Geo Week News

January 20, 2015

A Solution to Localize Mobile Scanners in Indoor Environments

VILMA

Why this solution might be the future of automated indoor scanning.

We’ve all seen one or two of what you might call… creative LiDAR implementations. First in my mind, of course, is the Zebedee solution that 3D Laser Systems debuted at SPAR Europe 2012, a device that lets you map a space at the speed it takes to walk through it, all by flopping a sensor around on a springy stick. Well, if this indoor measuring system pioneered by Aalto University in Finland catches on, you’ll soon be able to map a large indoor environment by literally rolling your scanner through it.

The prototype for the system, named VILMA, features a FARO Focus3D embedded between two round disks. It’s a scanner inside a hollow wheel that the researchers set rolling through a room with a gentle push.

It may seem odd (and terrifying) to use, but a blog post explaining the system says that it has allowed researchers to localize the scanner without the use of external inertial or rotational sensors. More importantly, though, it has allowed them to localize the scanner in indoor environments where satellite navigation systems, the most common method of localization, are not available.

Simply put, the solution used by VILMA would allow you to perform mobile 3D scans in parking garages, in tunnels, and in a number of indoor environments where mobile scanning was previously impossible. The solution looks odd, but it might be the best news you’ve heard in years.

For nerve-wracking video of the scanner at work (and some math that is totally over my head), click below.

How does it work?
Ville Lehtola, the lead author on the study explained to me that the key to VILMA’s success is the wheel design, which restricts the scanner’s freedom so that it can move only in a straight line. This considerably reduces the number of unknowns when calculating the scanner’s location. “In our work,” he said, “we have taken away all but one spatial degree of freedom so that the localization can be solved without sensors, using only the laser distance data.”

This method of determining the sensor’s location from the point cloud data it collects is called “intrinsic localization,” and the researchers say that point cloud generation is essentially automatic, except for the effort it takes to get the scanning data from the scanner to the computer.

But there are still kinks to work out. For instance, VILMA currently assumes that the floor of the mapped area is flat. It also assumes that the wheel is always moving in a perfectly straight line. These levels of perfection, as we know, are impossible to achieve in practice, and this means that the data taken by VILMA is a little bit warped.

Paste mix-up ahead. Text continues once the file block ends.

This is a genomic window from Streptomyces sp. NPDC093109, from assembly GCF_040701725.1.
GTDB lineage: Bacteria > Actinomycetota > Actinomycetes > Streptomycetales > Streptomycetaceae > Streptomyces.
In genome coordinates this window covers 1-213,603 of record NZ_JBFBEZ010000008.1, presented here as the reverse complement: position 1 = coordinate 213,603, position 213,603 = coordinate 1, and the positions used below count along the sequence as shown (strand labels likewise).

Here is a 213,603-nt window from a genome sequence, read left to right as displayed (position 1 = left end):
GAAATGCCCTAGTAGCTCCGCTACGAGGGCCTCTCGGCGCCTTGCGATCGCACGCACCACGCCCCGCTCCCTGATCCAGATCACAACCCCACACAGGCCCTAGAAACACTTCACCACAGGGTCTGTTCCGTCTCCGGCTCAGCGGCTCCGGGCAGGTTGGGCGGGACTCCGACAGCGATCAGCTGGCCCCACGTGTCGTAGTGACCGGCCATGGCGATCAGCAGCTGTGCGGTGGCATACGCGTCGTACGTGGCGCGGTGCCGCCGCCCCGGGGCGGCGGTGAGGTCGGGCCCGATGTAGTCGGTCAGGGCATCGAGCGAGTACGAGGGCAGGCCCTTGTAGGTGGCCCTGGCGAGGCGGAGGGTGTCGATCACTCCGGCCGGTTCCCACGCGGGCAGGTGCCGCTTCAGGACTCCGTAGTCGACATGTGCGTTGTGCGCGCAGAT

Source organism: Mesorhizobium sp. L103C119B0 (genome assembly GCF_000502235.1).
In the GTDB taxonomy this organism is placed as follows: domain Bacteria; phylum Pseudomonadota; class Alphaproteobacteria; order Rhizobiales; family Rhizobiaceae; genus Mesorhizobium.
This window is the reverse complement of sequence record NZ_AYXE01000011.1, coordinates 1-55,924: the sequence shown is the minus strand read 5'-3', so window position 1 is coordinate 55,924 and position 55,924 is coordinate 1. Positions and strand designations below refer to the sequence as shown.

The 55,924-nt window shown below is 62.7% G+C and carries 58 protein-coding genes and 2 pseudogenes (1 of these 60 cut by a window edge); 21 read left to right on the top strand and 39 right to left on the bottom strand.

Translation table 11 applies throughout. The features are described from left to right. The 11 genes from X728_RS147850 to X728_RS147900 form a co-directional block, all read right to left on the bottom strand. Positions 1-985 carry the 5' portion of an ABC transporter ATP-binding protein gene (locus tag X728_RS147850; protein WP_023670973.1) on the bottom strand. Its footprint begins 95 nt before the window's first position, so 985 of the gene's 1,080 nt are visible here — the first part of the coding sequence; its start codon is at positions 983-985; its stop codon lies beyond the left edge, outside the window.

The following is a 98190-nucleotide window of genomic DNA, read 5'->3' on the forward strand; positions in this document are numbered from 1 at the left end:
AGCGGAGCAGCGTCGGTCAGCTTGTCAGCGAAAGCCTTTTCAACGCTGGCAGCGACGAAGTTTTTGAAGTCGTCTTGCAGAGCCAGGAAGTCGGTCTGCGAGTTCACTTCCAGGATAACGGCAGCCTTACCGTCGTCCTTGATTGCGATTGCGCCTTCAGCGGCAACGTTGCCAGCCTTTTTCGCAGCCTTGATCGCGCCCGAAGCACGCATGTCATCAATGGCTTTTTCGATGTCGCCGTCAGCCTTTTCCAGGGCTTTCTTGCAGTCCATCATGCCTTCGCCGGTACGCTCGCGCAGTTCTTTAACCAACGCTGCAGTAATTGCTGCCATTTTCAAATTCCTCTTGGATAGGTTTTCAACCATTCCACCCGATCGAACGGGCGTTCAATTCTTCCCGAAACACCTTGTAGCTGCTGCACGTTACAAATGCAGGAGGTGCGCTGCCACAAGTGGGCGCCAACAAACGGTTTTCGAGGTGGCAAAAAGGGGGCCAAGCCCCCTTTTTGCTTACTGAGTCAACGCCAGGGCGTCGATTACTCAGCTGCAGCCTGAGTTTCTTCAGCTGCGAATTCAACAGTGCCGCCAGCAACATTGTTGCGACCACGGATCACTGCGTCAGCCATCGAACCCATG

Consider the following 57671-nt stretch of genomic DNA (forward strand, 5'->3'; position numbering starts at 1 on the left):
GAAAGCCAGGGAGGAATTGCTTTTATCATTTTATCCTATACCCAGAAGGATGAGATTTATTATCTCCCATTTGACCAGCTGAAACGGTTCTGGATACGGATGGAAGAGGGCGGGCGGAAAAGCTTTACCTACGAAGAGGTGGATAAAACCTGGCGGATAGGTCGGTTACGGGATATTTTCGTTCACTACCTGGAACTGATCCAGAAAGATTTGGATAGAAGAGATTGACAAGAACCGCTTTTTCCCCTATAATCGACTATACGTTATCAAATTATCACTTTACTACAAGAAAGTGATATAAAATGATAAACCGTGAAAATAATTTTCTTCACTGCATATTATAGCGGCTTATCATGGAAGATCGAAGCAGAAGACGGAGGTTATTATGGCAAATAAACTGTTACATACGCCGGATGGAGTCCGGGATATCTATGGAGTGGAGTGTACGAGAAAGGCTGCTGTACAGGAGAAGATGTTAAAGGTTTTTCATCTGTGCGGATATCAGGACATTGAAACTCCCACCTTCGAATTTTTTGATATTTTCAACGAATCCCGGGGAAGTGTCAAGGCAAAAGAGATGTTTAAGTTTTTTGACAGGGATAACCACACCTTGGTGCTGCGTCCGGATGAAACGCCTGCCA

Still, when the researchers tested VILMA in a parking garage with a sloped floor, the results were impressive. Comparing VILMA’s measurements to those gathered with a terrestrial scanner, they found the new solution was accurate to 1:300 object size. Not bad for a first try.

And the team is already working on improvements. There are solutions in the works to correct for sloped floors, and even a newer, more advanced prototype that will allow the rig to move freely around a floor rather than in a straight line.

orb-sampledata
Sample data.

What Can It Do for Me?
The benefits of solving these problems would be huge. If the team solves these problems, Lehtola tells me, they will have the basis of a fully automatic indoor scanning solution. “It has huge potential,” he said, “since it affects all wheeled platforms including cars.”

This might put us tantalizingly close to a longtime industry holy grail: automatic updates to 3D models. Imagine if you could buy a few scanners, mount them in little rolling machines, and set them up to measure your facility weekly, monthly, or even multiple times a day. I’m sure I don’t have to convince you of the value there.

Though it wasn’t strictly relevant, I couldn’t help but ask Lehtola why he called the solution “VILMA,” and I’m glad I did. “I could say that it’s an abbreviation of ‘Ville Lehtola’s Mobile Apparatus’,” he said, “but Vilma is the name of my dearest daughter, for which I also have high hopes.”

For more information, contact Lehtola using the details on the last slide of that video, or find him through linkedin on this blog post.

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